You may already see where this is going…

When John's lawyer read Jane's DIY Trust, they realized that what Jane had actually done was leave her entire inheritance to her second husband. Jane legally disinherited her children and grandchildren. Jane's DIY Trust was also subject to laws of a different U.S. State than the one she lived in, meaning that any legal process related to the Trust would be more complicated than it needed to be. Surely this was not the result Jane wanted.

Jane not only disinherited her children, but she also failed to transfer her house to the Trust, despite drafting and filing a deed on her own, and she left assets out of her Trust altogether. So while she thought she was doing the right thing, what she did was leave her loved ones with a giant, expensive mess. 

Not surprisingly, the family ended up in court, and, years later, the matter still isn't resolved.

You Don't Have to Make the Same Mistakes

Jane must have believed what she heard from well-meaning folks about doing a Will and Trust on her own. She probably thought she understood the legal documents she drafted and signed. She most definitely thought she was making things easy for her family and that she was giving her children money from their father. But Jane was mistaken. 

If Jane had worked with personal family lawyers like us, she would have created a plan that would accomplish her goals, and keep her family out of court and out of conflict. She would have saved her family years of heartache and pain, not to mention the expense.  Jane's story teaches us that it only makes sense to work with an attorney when you're dealing with legal documents - including a Will or Trust. Don't “trust” those who say you can do it cheaply or by yourself. Don't be Jane.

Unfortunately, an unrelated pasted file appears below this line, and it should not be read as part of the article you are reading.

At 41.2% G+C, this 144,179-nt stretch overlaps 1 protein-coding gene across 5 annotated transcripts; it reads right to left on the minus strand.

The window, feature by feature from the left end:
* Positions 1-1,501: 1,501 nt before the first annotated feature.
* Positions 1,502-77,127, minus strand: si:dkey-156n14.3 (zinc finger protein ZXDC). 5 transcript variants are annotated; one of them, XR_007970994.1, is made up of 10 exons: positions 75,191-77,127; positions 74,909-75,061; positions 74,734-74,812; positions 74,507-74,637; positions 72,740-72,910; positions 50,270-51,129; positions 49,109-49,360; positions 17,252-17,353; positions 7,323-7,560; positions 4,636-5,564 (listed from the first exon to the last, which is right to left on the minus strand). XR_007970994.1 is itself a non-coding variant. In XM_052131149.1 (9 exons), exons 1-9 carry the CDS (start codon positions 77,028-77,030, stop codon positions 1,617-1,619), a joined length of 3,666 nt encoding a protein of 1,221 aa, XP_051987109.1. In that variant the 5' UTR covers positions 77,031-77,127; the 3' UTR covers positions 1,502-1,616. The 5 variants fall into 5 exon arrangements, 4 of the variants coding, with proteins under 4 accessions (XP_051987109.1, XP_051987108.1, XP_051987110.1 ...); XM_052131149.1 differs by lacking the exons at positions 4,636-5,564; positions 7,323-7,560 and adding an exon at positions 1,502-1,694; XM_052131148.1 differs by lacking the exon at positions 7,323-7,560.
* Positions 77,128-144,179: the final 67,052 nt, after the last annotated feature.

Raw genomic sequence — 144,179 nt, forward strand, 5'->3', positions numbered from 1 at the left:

What to Do Instead

You owe it to your loved ones to take the time and put in the investment to do your estate planning right and keep it up over time.  In fact, it's the last and greatest gift you can leave them. Having your affairs buttoned up so they don't have a mess on their hands and are allowed to process their grief in peace is your final act of love.

If you want to leave your family the gift of your love, we can help. At Senerchia & Senerchia P.C., we don't merely dispense legal counsel or draft documents; our family protects your family. We look at your specific family dynamics and goals and then work with you to create a plan that ensures you and your loved ones avoid the stress, conflict, and chaos that come from DIY documents. 

To avoid the false sense of security presented by DIY Wills and Trusts, and the financial mess that could come with them schedule a complimentary 15-minute call with our office. 

About the Author

Anthony Senerchia Jr.

Anthony Senerchia Jr. is an accomplished Attorney at Senerchia & Senerchia PC and COO of Dimension National Title. Anthony stands as a distinguished figure in the legal community, with an impressive array of bar admissions across Rhode Island, Massachusetts, Connecticut, and New Hampshire, including prestigious appointments to the US District Courts of Rhode Island, New Hampshire, and Massachusetts between 2019 and 2023. His legal journey began at the University of Massachusetts Law in Dartmouth, where he earned his Juris Doctor in 2019, preceded by a Master of Science from Worcester Polytechnic Institute in 2014, and a Bachelor of Science from Roger Williams University in 2010.